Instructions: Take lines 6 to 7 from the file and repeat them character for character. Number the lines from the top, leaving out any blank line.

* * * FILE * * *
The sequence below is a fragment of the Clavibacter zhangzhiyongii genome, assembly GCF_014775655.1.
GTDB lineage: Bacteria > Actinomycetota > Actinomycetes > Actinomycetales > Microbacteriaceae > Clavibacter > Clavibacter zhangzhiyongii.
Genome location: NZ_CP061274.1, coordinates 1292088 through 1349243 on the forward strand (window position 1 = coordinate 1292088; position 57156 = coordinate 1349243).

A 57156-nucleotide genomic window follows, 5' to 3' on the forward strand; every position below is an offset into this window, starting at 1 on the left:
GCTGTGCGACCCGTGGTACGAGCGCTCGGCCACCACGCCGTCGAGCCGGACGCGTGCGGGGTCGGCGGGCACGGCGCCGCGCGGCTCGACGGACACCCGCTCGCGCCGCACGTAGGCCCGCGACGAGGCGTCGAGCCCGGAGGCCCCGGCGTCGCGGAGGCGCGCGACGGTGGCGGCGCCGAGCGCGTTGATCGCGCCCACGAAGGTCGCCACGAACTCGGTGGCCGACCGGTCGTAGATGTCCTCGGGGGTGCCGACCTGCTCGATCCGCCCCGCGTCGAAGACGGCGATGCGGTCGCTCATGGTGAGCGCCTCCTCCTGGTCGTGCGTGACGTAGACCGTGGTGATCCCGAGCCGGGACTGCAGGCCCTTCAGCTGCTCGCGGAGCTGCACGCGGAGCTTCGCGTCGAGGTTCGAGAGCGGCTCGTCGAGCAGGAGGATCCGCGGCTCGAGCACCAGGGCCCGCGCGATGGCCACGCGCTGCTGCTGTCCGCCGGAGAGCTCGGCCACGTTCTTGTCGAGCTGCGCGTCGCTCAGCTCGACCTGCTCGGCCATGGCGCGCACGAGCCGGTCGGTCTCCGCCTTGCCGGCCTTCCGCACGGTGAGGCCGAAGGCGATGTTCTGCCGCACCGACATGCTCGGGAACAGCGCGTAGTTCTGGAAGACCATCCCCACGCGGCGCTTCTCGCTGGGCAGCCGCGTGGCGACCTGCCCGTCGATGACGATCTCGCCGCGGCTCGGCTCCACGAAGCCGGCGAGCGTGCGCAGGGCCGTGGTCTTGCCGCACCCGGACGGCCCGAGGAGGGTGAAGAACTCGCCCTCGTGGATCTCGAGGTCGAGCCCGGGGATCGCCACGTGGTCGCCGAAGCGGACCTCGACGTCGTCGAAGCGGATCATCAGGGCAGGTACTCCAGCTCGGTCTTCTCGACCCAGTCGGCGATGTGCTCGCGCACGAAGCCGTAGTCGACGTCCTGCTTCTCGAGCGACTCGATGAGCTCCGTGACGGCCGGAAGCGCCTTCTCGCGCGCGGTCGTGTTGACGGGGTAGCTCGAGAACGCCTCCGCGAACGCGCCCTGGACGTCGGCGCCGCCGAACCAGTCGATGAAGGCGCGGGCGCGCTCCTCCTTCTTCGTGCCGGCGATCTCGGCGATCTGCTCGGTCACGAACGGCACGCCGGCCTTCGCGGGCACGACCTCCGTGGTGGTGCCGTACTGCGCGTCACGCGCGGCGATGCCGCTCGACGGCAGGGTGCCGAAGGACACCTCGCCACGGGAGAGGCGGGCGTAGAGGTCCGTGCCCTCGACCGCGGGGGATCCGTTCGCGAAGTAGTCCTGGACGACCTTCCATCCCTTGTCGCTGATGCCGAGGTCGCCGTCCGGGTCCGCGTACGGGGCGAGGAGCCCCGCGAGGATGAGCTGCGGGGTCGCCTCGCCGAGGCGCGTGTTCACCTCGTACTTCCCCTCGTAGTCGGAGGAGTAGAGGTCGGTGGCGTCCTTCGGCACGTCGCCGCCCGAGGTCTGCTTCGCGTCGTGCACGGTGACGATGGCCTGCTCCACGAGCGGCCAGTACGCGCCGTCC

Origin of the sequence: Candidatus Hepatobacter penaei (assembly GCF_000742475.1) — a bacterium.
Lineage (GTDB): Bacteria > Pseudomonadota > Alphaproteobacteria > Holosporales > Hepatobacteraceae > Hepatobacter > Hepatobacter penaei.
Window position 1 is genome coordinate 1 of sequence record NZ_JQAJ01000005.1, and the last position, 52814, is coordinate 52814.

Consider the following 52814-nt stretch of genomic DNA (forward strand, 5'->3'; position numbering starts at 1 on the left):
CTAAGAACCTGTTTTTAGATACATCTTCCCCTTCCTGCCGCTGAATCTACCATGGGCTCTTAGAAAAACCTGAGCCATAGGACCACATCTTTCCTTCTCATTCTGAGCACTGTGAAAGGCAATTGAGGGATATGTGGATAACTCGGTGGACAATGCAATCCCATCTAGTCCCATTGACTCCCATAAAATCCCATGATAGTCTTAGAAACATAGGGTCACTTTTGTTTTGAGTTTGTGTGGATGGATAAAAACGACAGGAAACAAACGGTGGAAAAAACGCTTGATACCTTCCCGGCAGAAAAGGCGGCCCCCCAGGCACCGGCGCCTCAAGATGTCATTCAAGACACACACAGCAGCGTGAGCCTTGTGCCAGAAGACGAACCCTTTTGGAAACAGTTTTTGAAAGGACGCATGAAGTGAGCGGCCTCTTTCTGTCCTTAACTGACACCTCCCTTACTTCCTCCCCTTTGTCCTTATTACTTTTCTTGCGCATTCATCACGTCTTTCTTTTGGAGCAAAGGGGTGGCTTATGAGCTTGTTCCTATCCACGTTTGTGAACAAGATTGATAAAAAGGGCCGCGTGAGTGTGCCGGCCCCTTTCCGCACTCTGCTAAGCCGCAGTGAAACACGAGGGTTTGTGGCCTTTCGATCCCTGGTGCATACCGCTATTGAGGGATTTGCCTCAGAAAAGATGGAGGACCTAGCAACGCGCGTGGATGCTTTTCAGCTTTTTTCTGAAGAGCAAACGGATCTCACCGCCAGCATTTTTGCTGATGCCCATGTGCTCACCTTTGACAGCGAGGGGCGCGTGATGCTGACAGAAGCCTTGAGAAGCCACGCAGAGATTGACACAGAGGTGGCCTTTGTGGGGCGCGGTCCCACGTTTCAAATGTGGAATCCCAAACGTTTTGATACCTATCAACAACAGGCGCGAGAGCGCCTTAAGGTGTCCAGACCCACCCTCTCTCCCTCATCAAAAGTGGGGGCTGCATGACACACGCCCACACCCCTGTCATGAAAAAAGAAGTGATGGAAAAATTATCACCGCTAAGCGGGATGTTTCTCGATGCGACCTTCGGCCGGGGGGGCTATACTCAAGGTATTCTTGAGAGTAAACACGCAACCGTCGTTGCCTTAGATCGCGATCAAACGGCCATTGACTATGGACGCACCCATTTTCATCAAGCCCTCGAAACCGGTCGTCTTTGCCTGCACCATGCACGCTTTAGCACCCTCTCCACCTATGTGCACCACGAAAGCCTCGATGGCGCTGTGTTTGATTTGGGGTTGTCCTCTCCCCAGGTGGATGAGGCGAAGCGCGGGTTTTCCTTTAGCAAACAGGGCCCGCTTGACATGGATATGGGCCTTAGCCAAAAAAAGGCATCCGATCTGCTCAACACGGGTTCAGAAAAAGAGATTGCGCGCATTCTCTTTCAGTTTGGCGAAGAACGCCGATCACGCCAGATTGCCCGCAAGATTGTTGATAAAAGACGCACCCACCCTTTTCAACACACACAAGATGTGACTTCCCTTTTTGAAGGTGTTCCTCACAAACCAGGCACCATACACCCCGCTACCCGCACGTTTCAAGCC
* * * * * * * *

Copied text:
Origin of the sequence: Candidatus Hepatobacter penaei (assembly GCF_000742475.1) — a bacterium.
Lineage (GTDB): Bacteria > Pseudomonadota > Alphaproteobacteria > Holosporales > Hepatobacteraceae > Hepatobacter > Hepatobacter penaei.